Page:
The explosion has also helped, directly and tangentially, to educate doctors and other medical practitioners not to ignore the symptoms. Incredibly, I still meet people every week who complain that it took them seven to ten years to be correctly diagnosed. But now I’m beginning to have hope that people will have the knowledge and confidence to switch to more informed doctors when there own doctor ignores their pleas.
Secondly, the explosion has led to more and better gluten-free prepared food, baking flour and baking mixes in grocery and specialty stores. We’ve also seen more food choice in restaurants, and more cookbooks. This is particularly good for those who are newly diagnosed because it makes it easier for them to embrace their diagnosis. But in reality, it is good for anyone who wants to eat gluten-free food.
There are, however, things that concern me. The explosion has done nothing to deflate the number of competing national support groups and websites all clamoring for attention, support and limited dollars. Instead of one coherent message going out to the media, to food companies, to restaurants, doctors, medical personnel, insurance companies, and Congress, the groups are each sending out their own messages and often diluting the overall impact. There also appears to be a low level of acrimony between many of those working at the national level and there are turf wars over the work to be done. It has led to a duplication of effort and a squandering of resources. How much better it would be if the groups divided up the work and then specialized in an area for which they are best suited?
And my final concern: as the number of cookbooks and food magazines dealing with gluten-sensitivity increases, there are a seemingly endless number of flour mixes. There is, in fact, a general lawlessness among food writers and those who develop recipes. There are no rules or standards, not for home cooks, or for those in business. Although there is no real gluten-free cup-for-cup replacement for wheat flour, not having a universally accepted gluten-free equivalent of an all-purpose-flour isn’t necessarily a good thing. It makes it harder for new comers to develop their technique, become competent and to move up the learning curve. It means that everyone who starts down the path basically has to start from scratch in evaluating which road map to use. It also means the gluten-intolerant are more apt to bite into something dry or dense or grainy or gummy or rubbery or weird tasting or flavorless- or several of the above all at the same time.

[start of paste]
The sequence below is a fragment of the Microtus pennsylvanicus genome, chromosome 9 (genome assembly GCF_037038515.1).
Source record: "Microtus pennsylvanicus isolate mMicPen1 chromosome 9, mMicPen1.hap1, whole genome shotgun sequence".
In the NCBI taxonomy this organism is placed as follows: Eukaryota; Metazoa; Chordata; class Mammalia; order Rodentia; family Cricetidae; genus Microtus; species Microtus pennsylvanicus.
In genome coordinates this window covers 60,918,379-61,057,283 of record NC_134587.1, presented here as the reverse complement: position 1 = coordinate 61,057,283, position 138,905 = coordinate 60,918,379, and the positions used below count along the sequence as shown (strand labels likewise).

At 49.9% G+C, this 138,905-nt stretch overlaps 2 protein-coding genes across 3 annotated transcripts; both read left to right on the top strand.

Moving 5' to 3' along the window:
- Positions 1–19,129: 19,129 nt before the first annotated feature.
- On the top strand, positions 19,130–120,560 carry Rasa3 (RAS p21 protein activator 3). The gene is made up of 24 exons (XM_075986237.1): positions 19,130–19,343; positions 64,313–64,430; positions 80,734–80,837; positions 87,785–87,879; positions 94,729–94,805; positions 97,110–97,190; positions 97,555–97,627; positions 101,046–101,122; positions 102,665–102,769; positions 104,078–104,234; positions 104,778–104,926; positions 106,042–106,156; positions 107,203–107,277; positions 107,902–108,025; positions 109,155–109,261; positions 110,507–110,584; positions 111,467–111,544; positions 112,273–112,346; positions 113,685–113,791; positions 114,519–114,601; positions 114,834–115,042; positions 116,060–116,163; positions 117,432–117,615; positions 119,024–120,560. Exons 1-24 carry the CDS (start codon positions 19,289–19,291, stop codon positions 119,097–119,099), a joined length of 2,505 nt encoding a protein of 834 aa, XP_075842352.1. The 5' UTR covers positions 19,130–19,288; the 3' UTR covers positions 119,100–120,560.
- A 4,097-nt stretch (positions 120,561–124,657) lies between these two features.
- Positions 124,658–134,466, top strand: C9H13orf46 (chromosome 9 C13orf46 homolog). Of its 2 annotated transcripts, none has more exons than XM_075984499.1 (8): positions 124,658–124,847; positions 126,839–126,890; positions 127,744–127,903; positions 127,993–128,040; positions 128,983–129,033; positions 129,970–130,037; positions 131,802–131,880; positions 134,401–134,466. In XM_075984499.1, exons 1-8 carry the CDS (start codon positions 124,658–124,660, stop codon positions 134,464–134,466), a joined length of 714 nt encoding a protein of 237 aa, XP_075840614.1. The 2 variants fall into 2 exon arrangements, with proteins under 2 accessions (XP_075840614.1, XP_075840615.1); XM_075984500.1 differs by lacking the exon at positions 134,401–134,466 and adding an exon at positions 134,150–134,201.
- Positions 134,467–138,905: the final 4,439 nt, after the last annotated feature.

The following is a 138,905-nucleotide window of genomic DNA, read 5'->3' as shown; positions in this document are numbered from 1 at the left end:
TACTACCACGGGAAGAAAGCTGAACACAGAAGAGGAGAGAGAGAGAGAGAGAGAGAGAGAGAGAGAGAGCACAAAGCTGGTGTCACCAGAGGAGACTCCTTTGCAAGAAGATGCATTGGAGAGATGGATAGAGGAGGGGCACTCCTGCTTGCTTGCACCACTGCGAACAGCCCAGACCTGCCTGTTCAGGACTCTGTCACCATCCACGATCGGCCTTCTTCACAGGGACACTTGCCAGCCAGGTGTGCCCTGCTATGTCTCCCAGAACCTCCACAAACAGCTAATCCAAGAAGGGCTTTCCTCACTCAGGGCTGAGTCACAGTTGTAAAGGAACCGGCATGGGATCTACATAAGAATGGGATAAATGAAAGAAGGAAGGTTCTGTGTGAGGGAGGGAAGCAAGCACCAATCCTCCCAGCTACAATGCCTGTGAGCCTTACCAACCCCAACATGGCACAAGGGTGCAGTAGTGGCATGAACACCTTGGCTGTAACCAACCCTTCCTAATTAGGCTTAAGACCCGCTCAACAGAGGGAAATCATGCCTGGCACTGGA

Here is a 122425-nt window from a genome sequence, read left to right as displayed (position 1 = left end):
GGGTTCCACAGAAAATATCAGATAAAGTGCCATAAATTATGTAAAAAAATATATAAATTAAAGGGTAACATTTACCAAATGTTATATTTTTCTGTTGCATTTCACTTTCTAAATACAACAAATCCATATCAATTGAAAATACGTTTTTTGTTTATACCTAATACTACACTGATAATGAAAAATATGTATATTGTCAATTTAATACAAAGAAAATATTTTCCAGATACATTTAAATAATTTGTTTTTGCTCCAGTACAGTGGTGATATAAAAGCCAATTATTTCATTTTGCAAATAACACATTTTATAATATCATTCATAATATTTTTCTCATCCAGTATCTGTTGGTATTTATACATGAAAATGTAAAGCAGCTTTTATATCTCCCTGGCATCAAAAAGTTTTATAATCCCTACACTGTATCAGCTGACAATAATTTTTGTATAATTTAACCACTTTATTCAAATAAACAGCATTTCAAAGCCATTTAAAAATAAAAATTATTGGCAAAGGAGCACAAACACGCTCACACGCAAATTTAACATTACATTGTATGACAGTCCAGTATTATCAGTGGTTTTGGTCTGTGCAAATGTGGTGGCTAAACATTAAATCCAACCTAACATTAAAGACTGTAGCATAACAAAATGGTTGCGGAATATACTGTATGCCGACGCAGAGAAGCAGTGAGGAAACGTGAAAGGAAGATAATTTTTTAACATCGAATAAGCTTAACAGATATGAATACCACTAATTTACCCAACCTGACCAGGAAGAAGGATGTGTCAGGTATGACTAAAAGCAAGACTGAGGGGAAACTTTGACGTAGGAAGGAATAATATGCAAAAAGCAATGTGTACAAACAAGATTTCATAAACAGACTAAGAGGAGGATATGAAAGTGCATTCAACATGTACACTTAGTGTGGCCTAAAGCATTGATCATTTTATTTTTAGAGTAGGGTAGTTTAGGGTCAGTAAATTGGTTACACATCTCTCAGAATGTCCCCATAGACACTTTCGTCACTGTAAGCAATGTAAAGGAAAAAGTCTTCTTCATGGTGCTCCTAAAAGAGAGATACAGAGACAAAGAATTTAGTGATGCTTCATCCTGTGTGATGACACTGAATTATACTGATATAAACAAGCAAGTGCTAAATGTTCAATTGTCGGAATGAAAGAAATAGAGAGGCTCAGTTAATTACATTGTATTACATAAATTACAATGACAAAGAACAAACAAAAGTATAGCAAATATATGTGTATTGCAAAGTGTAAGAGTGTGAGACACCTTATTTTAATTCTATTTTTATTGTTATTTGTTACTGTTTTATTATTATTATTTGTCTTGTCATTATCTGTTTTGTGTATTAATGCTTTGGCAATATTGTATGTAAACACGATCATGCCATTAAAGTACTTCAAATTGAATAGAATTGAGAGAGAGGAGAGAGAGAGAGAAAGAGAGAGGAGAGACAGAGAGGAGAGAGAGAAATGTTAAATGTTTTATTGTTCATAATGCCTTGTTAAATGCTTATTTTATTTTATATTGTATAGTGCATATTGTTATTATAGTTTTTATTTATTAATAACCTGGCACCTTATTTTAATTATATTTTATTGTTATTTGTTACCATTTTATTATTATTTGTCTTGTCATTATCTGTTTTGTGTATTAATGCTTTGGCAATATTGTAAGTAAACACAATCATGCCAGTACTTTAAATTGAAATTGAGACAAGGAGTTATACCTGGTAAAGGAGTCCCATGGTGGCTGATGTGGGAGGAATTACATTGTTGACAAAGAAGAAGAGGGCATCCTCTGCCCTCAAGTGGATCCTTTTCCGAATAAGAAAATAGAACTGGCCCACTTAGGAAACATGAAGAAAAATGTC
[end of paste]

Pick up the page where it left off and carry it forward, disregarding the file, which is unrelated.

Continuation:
So Where Do We Go From Here?
When it comes to baking, it’s probably safe to say that most people who give up gluten simply want to be able to recreate the baked goods they’ve always enjoyed (hopefully in moderation): the pizza, cookies, cake and crusty, chewy breads they left behind. So I’m not convinced it’s worth creating a whole new category of baked goods using gluten-free flours, although some other enterprising baker could possibly do just that. I’m also not convinced about the wisdom of what I call free-style baking, as in just use these guidelines for flour exchange or these ratios and throw in any flour you want or any flour you have in your in your cabinet; this leads to inconsistent, and often compromised results. And while the surprise aspect of never having the same thing twice might please some, the huge disparity in the quality of gluten-free fresh bakery products, shelf-stable bakery products, baking mixes, and recipes really means that there is much work to be done in just being able to dependably reproduce the basics.
The result? One of my goals is to try tame a bit of the wild west aspect of the gluten-free baking community. I want to create a starting place for gluten-free bakers, help them build a solid foundation for tackling recipes, help them to move up the gluten-free baking learning curve so that they can successfully innovate and be creative, and finally, to help them develop consistency. Consistency is a mark of being great in anything, from throwing a curveball, to dancing the tango, to writing good, clean software code. The difference between a great baker and everyone else is having the skill set to produce top quality baked goods over and over on purpose. And while I can’t promise to make you a great baker, I can promise to give you the tool kit to start you on your way.
Finally, my primary goal is and always has been is to provide you with a collection of dependable gluten-free recipes for baked goods that mimic high quality wheat versions. I want to be the cookbook writer you turn to when your baked goods have to be good, when you don’t want to take a chance. I want to be the cookbook writer whose recipes and advice you’ll come to know and trust and return to time again.
The above passage is copyrighted ©2013 by Annalise Roberts . All rights reserved, including the right to reproduce this passage or portions thereof in any form, including any electronic information storage or retrieval system, except for brief quotations or limited reproduction in a review or feature.